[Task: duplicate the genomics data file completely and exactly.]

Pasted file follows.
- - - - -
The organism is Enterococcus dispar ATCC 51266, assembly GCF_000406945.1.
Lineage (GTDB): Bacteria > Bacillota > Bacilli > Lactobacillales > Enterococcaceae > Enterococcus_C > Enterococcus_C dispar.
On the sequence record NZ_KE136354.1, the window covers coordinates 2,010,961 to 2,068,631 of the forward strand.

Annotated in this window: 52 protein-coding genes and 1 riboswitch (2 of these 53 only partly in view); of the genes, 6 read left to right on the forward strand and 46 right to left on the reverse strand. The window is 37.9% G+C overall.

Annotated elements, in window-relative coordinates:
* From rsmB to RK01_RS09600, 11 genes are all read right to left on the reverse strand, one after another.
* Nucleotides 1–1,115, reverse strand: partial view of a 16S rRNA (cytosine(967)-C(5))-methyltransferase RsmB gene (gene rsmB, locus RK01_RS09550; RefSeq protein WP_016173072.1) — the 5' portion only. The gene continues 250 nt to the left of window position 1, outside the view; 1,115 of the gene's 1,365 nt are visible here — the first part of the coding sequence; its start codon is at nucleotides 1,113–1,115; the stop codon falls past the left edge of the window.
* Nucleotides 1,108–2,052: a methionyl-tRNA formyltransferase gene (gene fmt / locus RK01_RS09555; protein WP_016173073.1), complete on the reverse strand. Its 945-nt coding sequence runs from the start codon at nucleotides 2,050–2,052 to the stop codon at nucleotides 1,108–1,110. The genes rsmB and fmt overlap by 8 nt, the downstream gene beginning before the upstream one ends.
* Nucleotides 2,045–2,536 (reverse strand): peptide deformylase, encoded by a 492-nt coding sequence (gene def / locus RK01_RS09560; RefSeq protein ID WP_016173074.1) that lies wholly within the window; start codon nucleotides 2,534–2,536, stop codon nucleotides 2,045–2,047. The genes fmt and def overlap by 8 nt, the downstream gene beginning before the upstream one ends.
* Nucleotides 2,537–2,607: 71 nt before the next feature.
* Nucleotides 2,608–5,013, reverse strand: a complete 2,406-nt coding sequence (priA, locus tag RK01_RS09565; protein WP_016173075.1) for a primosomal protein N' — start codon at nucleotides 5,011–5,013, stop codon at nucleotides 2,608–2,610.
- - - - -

The organism is Enterococcus dispar ATCC 51266, assembly GCF_000406945.1.
Lineage (GTDB): Bacteria > Bacillota > Bacilli > Lactobacillales > Enterococcaceae > Enterococcus_C > Enterococcus_C dispar.
On the sequence record NZ_KE136354.1, the window covers coordinates 2,010,961 to 2,068,631 of the forward strand.

Annotated in this window: 52 protein-coding genes and 1 riboswitch (2 of these 53 only partly in view); of the genes, 6 read left to right on the forward strand and 46 right to left on the reverse strand. The window is 37.9% G+C overall.

Annotated elements, in window-relative coordinates:
* From rsmB to RK01_RS09600, 11 genes are all read right to left on the reverse strand, one after another.
* Nucleotides 1–1,115, reverse strand: partial view of a 16S rRNA (cytosine(967)-C(5))-methyltransferase RsmB gene (gene rsmB, locus RK01_RS09550; RefSeq protein WP_016173072.1) — the 5' portion only. The gene continues 250 nt to the left of window position 1, outside the view; 1,115 of the gene's 1,365 nt are visible here — the first part of the coding sequence; its start codon is at nucleotides 1,113–1,115; the stop codon falls past the left edge of the window.
* Nucleotides 1,108–2,052: a methionyl-tRNA formyltransferase gene (gene fmt / locus RK01_RS09555; protein WP_016173073.1), complete on the reverse strand. Its 945-nt coding sequence runs from the start codon at nucleotides 2,050–2,052 to the stop codon at nucleotides 1,108–1,110. The genes rsmB and fmt overlap by 8 nt, the downstream gene beginning before the upstream one ends.
* Nucleotides 2,045–2,536 (reverse strand): peptide deformylase, encoded by a 492-nt coding sequence (gene def / locus RK01_RS09560; RefSeq protein ID WP_016173074.1) that lies wholly within the window; start codon nucleotides 2,534–2,536, stop codon nucleotides 2,045–2,047. The genes fmt and def overlap by 8 nt, the downstream gene beginning before the upstream one ends.
* Nucleotides 2,537–2,607: 71 nt before the next feature.
* Nucleotides 2,608–5,013, reverse strand: a complete 2,406-nt coding sequence (priA, locus tag RK01_RS09565; protein WP_016173075.1) for a primosomal protein N' — start codon at nucleotides 5,011–5,013, stop codon at nucleotides 2,608–2,610.